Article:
"Sword of Trust" Wields A Blade That's Not Too Dull, But Not Very Sharp Either

"Sword of Trust" Wields A Blade That's Not Too Dull, But Not Very Sharp Either

6 out of 12

When a pawn shop owner and his conspiracy theorist employee encounter a lesbian couple trying to sell a sword they inherited, the four mismatched personalities (played by Marc Maron, Jon Bass, Jillian Bell, and Michaela Watkins respectively) decide to work together to trade the Civil War-era sword to Confederate fanatics for a large payout.

If you think this sounds like a wild adventure, it certainly is. But Sword of Trust elects for a dry and slow paced type of narrative…a choice that comes with its successes and off beats.

Much of Sword of Trust takes place in a pawn shop. The comedy, the isolated setting, and the periodic establishing shots often make the film feel like a sitcom minus the laugh tracks. And most times, the clashing of the characters’ personalities is quite amusing. But laugh out loud moments are scarce since so much of the dialogue seems better suited for participants in the moment than for spectators.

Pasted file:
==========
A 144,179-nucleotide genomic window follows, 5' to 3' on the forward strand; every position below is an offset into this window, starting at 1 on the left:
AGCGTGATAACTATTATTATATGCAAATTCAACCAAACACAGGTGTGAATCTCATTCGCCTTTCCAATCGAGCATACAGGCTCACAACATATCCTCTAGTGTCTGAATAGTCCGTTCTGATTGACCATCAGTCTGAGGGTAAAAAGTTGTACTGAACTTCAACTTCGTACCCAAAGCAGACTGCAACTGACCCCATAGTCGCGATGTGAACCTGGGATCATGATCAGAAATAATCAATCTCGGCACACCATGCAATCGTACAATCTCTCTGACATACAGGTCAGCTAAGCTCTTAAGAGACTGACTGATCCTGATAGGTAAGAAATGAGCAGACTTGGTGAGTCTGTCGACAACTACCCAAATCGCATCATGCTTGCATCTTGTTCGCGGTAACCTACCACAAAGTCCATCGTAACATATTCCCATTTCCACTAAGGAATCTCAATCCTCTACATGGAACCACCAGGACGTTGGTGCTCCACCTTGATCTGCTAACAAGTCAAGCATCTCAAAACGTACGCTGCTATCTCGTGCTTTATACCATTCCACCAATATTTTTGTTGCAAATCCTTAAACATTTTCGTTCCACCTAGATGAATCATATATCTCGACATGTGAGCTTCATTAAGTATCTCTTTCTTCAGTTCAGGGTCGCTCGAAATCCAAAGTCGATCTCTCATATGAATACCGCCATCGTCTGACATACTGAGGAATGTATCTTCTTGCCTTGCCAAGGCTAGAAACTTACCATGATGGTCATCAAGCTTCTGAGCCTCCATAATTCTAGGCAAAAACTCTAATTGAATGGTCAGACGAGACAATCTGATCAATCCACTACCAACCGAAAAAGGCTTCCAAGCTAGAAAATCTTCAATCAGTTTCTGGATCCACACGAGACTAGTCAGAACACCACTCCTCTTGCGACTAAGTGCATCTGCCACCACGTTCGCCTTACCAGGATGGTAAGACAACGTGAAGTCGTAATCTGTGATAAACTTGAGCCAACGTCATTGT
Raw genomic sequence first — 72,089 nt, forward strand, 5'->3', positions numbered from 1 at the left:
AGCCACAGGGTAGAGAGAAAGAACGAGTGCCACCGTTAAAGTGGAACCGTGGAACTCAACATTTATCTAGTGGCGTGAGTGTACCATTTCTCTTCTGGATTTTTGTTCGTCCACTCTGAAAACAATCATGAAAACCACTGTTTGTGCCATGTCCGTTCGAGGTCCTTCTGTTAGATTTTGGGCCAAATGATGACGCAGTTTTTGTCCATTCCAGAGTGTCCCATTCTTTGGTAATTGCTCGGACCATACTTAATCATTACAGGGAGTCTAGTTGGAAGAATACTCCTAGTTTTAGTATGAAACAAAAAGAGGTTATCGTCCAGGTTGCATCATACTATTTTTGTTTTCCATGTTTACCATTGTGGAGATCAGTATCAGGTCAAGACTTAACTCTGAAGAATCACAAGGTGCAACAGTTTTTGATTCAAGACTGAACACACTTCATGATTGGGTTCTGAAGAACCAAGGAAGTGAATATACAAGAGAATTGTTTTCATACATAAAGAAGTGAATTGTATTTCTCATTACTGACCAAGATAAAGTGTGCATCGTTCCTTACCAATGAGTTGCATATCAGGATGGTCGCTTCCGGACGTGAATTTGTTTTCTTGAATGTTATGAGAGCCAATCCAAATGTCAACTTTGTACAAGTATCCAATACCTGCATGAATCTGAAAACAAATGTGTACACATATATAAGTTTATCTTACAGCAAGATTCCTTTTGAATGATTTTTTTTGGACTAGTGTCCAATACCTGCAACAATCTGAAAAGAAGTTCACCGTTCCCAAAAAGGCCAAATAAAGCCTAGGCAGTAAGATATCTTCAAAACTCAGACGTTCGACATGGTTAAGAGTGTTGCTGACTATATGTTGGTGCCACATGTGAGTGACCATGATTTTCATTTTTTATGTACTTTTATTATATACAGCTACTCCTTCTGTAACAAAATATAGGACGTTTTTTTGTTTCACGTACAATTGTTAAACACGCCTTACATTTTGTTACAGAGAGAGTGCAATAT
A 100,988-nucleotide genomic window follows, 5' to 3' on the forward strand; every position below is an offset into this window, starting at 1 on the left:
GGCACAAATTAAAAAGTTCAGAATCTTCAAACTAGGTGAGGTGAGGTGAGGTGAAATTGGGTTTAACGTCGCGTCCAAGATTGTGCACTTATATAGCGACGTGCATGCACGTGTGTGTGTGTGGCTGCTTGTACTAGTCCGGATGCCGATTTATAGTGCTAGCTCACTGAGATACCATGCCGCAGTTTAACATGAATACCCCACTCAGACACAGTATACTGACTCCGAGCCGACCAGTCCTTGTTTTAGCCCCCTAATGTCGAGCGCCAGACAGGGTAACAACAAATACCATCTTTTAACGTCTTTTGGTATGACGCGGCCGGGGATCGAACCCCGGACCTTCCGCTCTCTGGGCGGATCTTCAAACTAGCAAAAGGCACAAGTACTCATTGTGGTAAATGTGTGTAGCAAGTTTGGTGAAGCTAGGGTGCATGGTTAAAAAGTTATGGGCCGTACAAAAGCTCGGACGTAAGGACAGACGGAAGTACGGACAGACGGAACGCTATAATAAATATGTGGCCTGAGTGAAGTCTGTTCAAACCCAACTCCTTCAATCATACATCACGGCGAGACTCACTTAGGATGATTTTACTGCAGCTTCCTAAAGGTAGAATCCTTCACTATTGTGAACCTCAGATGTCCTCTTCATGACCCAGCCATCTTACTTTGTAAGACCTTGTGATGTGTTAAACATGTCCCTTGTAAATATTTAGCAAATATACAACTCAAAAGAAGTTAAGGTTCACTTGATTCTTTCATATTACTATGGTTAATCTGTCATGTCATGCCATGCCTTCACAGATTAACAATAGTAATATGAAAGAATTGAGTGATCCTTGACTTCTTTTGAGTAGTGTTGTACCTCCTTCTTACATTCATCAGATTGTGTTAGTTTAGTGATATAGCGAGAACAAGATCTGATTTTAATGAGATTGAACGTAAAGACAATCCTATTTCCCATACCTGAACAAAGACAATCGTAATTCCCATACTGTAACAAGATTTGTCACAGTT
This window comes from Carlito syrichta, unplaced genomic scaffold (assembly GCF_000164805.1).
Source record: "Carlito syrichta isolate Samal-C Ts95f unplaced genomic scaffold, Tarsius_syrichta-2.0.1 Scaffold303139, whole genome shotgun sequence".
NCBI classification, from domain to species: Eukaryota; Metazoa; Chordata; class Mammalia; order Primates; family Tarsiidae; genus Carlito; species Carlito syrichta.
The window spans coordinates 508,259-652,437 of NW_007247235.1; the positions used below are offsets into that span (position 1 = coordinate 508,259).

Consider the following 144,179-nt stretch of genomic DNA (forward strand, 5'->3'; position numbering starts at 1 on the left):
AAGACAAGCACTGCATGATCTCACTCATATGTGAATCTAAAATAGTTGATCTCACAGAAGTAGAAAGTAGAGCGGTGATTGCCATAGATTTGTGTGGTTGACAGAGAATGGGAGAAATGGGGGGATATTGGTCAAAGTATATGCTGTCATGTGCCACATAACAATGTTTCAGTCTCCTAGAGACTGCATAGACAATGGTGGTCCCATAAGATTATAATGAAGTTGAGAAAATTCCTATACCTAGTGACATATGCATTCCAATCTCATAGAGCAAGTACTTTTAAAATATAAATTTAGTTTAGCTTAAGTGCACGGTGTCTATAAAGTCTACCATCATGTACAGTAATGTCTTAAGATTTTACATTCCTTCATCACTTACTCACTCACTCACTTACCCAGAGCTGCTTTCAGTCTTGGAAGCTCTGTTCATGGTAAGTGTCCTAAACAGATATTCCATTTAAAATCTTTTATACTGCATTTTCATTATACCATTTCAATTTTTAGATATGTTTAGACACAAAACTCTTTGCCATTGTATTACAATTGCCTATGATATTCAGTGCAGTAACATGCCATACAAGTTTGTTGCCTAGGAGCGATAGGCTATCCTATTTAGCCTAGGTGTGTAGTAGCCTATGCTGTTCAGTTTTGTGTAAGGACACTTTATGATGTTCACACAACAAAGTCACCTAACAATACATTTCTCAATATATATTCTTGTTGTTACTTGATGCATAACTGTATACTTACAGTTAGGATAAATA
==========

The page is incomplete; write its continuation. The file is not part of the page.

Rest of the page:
Once the characters are escorted to an interested buyer however, the story switches gears, moving the setting from the pawn shop to the back of a service van. Here, the narrative throttles the comedy to instead spotlight the captivating backgrounds of these characters, each story possessing intriguing mini-series potential.

But at the end of this confined journey, the gear shifts again. It’s here when overarching themes are only halfway explored and plot-points resort to cliches that it becomes clear Sword of Trust could’ve been a more compelling blend of its components.

Acting and Casting - 1 | Visual Effects and Editing - 1 | Story and Message - 1 | Entertainment Value - 1 | Music Score and Soundtrack - 1 | Reviewer's Preference - 1 | What does this mean?

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